Friday, October 9, 2009

Jazz Band Conductor a.k.a. Agile Project Manager

I though in a interesting analogy the other day, if you hear a jazz band (and hopefully a good one) you'd realize that the conductor encourages improvisation. Actually, improvisation is a distinctive characteristic of jazz music.

The conductor is someone that is deeply familiar with the instruments and music, but not necessarily plays with the band. What is important for him is that everybody plays good jazz and the audience gets satisfied. Making every musician in the band happy is of course a priority, happy people are generally more willing to improvise.

There's of course an style to follow and a lot of training, all these required for being able to improvise in the first place. But the goal is always at sight, have fun and play good jazz. Again, the conductor don't tell the team what to do, he let the team create and help it to reach the next level. This is certainly a lesson that we can translate for Agile Project Managers.

On the opposite side, this guy has everything figure out from beginning to end-or at least he likes to think so-, everybody in the chorus has to sing exactly what has been rehearsed endless times.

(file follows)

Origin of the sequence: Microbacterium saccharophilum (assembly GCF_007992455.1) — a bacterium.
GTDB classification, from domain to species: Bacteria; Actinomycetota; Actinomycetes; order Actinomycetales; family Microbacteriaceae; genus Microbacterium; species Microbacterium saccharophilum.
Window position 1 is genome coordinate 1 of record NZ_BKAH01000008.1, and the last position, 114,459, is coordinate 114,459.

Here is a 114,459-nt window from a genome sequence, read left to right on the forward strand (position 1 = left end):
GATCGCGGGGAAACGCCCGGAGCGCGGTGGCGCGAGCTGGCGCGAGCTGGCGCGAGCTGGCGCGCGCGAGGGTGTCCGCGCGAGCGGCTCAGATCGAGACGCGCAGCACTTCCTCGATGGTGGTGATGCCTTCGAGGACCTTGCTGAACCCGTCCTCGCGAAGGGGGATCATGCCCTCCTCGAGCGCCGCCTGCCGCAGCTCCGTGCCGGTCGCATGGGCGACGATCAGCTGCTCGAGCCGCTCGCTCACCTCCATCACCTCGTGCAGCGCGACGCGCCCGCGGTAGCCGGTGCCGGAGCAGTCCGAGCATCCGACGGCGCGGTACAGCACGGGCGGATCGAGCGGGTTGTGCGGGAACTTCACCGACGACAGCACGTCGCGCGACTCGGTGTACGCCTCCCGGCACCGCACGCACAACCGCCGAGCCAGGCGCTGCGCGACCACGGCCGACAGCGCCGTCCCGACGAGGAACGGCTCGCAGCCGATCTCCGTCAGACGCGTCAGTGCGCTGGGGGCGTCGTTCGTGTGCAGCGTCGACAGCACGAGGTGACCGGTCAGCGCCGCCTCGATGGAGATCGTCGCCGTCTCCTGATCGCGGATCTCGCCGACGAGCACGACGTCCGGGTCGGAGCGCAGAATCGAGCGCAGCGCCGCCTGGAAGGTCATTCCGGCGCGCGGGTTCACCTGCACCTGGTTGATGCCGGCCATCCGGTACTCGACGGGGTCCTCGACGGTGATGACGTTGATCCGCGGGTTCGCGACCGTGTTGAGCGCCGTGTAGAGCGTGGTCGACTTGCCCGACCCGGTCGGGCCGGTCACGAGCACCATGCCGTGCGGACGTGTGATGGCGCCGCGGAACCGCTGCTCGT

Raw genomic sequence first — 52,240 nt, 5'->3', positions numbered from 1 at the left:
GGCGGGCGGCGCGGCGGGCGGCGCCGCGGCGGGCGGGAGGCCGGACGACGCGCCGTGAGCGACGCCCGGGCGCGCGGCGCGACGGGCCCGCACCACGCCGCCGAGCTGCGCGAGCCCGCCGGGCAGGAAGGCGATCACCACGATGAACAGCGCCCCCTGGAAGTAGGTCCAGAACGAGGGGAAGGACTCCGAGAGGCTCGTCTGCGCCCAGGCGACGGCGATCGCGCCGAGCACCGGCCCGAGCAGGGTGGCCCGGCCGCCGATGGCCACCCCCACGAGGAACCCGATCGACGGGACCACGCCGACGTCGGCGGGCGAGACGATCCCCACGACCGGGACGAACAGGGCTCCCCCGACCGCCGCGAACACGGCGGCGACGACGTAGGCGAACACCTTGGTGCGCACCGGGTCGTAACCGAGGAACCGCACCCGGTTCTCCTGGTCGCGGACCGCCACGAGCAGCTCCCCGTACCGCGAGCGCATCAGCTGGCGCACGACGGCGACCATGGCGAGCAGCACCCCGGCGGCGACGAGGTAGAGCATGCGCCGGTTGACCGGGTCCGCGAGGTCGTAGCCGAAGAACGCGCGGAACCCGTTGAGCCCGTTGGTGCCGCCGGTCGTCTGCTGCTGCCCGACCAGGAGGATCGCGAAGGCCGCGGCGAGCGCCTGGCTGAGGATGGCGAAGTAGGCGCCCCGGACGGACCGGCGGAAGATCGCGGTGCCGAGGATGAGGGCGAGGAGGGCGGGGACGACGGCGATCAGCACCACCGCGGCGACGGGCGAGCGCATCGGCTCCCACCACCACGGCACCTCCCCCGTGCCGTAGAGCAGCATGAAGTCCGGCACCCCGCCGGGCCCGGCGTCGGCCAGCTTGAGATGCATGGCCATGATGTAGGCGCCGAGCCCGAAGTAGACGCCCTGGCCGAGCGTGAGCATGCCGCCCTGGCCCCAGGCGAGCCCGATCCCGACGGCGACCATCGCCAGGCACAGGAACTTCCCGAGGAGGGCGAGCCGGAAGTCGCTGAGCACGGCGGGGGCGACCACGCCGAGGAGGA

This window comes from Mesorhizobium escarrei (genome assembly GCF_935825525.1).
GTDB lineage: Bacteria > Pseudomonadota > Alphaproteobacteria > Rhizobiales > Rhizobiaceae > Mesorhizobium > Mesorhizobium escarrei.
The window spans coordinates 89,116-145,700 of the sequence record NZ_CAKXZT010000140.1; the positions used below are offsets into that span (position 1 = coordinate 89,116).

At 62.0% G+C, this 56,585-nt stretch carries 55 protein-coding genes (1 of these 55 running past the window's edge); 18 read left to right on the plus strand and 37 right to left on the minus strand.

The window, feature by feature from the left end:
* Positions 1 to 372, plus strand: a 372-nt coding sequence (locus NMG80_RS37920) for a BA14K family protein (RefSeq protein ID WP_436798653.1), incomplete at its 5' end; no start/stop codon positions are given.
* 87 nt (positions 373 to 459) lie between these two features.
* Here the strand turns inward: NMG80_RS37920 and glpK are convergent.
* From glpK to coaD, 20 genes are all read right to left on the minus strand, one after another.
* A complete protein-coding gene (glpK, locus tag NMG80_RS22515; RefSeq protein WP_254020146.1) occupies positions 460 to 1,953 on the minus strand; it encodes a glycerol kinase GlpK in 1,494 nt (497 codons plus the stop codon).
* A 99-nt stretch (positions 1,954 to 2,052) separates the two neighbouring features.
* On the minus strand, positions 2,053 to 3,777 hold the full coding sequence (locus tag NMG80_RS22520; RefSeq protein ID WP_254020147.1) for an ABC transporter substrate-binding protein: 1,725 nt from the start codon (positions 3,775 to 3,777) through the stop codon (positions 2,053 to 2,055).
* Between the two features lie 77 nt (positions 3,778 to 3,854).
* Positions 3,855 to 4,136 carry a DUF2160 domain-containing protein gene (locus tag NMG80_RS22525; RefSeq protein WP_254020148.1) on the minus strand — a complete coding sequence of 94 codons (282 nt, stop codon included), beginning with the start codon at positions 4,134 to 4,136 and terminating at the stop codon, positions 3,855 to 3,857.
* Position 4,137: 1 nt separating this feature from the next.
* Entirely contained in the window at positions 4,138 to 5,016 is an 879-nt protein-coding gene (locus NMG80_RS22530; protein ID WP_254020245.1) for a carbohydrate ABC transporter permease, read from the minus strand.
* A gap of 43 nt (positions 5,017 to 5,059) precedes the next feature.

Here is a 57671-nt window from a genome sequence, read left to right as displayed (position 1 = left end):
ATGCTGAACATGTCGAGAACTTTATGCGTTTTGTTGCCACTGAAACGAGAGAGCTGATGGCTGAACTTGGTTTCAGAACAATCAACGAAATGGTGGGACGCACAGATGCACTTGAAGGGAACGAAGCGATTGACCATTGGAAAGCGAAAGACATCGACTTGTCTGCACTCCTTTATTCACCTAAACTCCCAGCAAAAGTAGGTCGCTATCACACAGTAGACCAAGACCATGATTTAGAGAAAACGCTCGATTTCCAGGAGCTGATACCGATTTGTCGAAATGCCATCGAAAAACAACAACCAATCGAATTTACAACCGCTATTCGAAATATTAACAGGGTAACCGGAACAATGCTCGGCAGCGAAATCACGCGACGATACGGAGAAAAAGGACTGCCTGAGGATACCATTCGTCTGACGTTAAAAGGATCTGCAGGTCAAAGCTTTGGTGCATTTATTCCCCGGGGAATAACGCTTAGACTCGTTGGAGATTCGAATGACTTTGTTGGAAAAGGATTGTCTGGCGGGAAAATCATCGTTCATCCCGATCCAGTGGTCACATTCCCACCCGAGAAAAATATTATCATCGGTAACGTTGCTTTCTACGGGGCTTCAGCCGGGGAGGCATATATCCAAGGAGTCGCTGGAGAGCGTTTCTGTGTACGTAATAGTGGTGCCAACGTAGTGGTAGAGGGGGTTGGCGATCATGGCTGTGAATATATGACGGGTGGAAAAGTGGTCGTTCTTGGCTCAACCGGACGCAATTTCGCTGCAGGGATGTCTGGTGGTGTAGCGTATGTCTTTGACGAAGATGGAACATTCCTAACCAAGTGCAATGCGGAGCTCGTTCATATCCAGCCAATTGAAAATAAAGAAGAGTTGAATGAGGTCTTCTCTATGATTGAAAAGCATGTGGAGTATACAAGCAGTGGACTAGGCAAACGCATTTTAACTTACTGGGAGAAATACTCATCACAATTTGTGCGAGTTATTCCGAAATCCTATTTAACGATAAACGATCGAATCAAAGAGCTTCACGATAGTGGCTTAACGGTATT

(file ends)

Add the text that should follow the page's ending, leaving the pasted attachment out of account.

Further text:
No deviations from the score are allowed, improvisation is not specially highly rewarded. Do you see any similarities with traditional Project Management?


  1. It's like classic music (not from the 60's, of course), the guys who could do it were merely geniuses. Extraordinary skillful people that created music that we still listen.

    But, how often do you find people like them?

  2. Hi Timo,

    People like this exist and many of them are maybe already in your organization, the challenging part is in identifying them, put them in a team and unleash their creativity.

    Just imagine, people that work in the software industry have all the formation and technical background, is just a matter of changing how they envision teamwork.

  3. I would say that a PMP is highly respected within both IT & non-IT communities where strong project management skills are required. If you plan on a long term career as a project manager, then yes, even with your level of experience, I would suggest getting your PMP. You can prepare yourself for the exam in one of the leading training providers like . You can do minimal prep-work to get 40 PMI® Contact Hours and apply to PMI for PMP Exam before the class begins.